Monckton's return to England, during June of 1763, was to end his involvement in the North American theatre; he had been there, it will be recalled, on active service since 1752 when he had first arrived at Halifax. There was, of course, no further need for an extensive military presence in North America, for, in 1763, the Seven Years War was formally brought to an end with the signing of the Treaty Of Paris. Though it seems, after the forgoing recital of Monckton's extensive involvement in this war, which for the British was principally a North American war -- Monckton must have been then ready for the pasture; but, in 1763, he was yet only 37 years old. Monckton, however, was to live and remain active in England for another 20 years. I am unable, however, to give much in the way of details of these years in Monckton's life. What I see from the DCB is that he was appointed, in June of 1765, the "governor of Berwick-upon-Tweed." Five years later, in 1770, still on the military roles, Monckton was named a lieutenant-general. At some point he got involved in the tea trade and was to put money into the east India Company, the fortunes of which was to give him, as for the rest of investors, some considerable grief. Because of his interest in the eastern trade, he lobbied for a command in India; but, for whatever reason that was not to come about. In the process he was offered the supreme command in America; but he declined. In 1774, he ran and was elected in the family seat of "Pontefract." In 1778, we see that Monckton was the Governor of Portsmouth, and represented that borough in parliament until his death in 1782.

Robert Monckton was buried at London, undoubtedly with full military honours, in St Mary's Church, Kensington. He left no wife, having never married, though, strangely, it is reported "he raised and was survived by three sons and a daughter?"18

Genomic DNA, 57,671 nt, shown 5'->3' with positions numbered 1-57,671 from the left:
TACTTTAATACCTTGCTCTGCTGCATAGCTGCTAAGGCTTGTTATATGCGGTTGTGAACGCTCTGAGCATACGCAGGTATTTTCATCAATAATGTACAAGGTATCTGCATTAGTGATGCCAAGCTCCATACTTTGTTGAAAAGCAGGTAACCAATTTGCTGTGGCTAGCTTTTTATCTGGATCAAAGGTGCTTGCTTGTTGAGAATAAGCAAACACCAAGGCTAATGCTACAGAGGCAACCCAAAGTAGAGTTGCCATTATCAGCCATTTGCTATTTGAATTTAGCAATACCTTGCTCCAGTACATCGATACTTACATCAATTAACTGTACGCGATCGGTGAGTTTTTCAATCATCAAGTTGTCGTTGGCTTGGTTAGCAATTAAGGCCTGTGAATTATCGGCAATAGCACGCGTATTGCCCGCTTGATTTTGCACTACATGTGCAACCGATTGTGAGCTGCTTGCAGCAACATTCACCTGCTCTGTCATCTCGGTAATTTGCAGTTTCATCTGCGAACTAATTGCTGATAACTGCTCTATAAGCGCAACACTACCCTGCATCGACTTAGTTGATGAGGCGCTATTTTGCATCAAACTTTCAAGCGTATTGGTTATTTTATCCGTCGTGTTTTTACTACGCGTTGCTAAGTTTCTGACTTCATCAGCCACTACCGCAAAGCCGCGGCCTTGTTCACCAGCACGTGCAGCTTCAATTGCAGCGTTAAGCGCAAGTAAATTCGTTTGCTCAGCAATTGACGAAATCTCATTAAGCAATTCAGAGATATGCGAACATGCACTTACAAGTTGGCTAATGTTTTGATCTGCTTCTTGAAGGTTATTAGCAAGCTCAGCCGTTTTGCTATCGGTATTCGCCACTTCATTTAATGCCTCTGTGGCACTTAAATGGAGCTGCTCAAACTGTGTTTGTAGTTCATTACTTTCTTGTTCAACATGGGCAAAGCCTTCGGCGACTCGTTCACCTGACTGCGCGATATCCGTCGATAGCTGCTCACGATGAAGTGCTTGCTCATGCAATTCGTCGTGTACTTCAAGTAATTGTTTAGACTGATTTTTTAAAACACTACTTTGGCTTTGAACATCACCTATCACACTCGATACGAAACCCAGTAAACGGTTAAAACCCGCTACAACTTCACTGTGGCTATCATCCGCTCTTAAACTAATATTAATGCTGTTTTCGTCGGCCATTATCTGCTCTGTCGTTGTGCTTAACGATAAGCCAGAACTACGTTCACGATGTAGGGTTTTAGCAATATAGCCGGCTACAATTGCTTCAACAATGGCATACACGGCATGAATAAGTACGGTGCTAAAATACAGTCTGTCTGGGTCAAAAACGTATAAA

[1] See Webster's biographical note contained in The Forts of Chignecto and see DCB's entry.

[2] Green, History of the English People, vol. IX, p. 203.

[3] Ibid., p. 206.

[4] There is some variance on these points between Webster and that which is set out in the DCB. Monckton had to have mixed feelings in 1752. Nova Scotia where was that? His father, Viscount Galway, was to die that year. The death of his father opened up a seat in parliament for him; but, it would appear he preferred to go off to Nova Scotia then to return home and deal with the family. The feeling I have, is, at this point, for whatever reason, Robert Monckton, this 26 year old lieutenant-colonel in the British army, was a bothered man as he sorted out his equipage in his quarters aboard the English man-of-war which was to bring him to Nova Scotia in the summer of 1752.

[5] During this time (August 1752 to June 1753) Monckton and the commander at the French fort "exchanged notes, deserters, and runaway horses." (DCB, vol. iv, p. 540.)

[6] See DCB, vol. iv, p. 540.

[7] Parkman, Montcalm and Wolfe (vol. 1), pp. 198-201.

[8] Ibid., pp. 203 & 255.

[9] The make up was 2,000 provincial troops from New England and 270 British regulars.